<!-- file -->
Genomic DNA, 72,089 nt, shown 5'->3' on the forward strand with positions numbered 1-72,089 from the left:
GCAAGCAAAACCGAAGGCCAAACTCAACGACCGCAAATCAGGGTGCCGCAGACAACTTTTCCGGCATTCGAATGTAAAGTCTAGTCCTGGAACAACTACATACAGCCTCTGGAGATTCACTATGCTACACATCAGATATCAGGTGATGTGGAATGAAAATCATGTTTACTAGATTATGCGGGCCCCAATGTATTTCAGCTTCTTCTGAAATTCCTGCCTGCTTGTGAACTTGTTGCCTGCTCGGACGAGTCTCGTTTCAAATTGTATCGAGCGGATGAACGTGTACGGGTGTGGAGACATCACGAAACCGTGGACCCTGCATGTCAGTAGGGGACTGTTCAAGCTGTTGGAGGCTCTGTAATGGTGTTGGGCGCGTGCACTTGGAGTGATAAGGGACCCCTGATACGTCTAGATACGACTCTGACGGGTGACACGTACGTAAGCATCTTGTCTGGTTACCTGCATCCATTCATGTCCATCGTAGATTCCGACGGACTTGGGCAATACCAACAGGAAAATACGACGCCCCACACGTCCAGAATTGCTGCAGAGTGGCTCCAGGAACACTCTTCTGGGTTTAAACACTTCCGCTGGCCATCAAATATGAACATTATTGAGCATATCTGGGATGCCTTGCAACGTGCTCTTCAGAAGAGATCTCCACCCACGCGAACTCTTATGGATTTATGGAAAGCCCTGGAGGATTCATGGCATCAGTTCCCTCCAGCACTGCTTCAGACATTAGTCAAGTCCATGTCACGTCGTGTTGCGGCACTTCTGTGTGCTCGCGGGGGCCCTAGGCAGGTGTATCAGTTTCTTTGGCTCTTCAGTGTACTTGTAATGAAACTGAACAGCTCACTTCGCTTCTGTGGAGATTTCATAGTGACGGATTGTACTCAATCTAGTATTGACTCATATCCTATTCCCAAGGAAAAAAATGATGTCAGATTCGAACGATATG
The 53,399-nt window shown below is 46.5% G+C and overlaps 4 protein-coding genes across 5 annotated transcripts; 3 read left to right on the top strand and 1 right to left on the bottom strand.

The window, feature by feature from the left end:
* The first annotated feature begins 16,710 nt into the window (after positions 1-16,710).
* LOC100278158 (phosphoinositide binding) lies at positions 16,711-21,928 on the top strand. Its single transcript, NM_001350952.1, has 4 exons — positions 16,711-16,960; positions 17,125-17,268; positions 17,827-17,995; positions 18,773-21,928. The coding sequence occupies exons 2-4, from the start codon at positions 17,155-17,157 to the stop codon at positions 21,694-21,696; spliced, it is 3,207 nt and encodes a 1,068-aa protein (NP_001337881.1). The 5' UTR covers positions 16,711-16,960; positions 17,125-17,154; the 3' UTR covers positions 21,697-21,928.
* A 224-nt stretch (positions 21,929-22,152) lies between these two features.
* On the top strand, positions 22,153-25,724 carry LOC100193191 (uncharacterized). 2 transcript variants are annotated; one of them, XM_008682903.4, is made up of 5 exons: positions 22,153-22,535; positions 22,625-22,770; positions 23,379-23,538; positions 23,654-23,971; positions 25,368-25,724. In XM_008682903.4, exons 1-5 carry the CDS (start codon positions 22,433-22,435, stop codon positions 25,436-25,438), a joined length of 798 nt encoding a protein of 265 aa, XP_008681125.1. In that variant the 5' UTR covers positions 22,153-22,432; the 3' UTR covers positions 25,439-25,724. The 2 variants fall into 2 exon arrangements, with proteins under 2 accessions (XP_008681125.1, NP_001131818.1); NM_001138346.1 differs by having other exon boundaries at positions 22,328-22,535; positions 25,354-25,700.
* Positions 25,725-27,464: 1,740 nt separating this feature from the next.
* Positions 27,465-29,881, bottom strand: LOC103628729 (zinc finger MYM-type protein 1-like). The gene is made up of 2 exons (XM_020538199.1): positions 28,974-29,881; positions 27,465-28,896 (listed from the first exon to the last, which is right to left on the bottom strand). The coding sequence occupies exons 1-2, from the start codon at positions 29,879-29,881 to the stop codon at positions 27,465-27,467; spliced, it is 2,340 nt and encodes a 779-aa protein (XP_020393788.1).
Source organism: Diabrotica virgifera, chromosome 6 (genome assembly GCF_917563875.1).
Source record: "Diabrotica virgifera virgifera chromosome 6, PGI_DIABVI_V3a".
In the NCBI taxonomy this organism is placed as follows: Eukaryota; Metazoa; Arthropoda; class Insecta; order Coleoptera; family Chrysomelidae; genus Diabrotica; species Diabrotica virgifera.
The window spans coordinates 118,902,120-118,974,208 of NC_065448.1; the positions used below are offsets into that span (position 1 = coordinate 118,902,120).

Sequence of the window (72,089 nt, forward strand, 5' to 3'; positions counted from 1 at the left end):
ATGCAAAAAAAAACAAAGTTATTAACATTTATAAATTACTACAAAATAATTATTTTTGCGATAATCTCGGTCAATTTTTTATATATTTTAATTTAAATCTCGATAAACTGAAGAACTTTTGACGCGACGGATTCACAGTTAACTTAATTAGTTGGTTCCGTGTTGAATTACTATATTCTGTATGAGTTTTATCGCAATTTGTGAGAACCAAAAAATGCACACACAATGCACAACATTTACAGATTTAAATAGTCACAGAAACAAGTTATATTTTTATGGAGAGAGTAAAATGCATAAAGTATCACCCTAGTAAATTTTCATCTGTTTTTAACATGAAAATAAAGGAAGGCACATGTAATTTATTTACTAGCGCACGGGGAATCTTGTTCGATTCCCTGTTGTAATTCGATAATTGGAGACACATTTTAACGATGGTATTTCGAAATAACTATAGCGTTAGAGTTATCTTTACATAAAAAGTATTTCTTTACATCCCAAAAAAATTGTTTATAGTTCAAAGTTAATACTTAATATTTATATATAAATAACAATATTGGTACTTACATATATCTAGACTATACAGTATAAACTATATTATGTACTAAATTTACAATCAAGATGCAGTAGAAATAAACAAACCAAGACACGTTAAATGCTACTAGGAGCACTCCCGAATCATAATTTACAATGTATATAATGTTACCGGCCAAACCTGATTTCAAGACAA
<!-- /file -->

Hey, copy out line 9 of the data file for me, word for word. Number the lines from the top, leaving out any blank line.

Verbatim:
* Positions 25,725-27,464: 1,740 nt separating this feature from the next.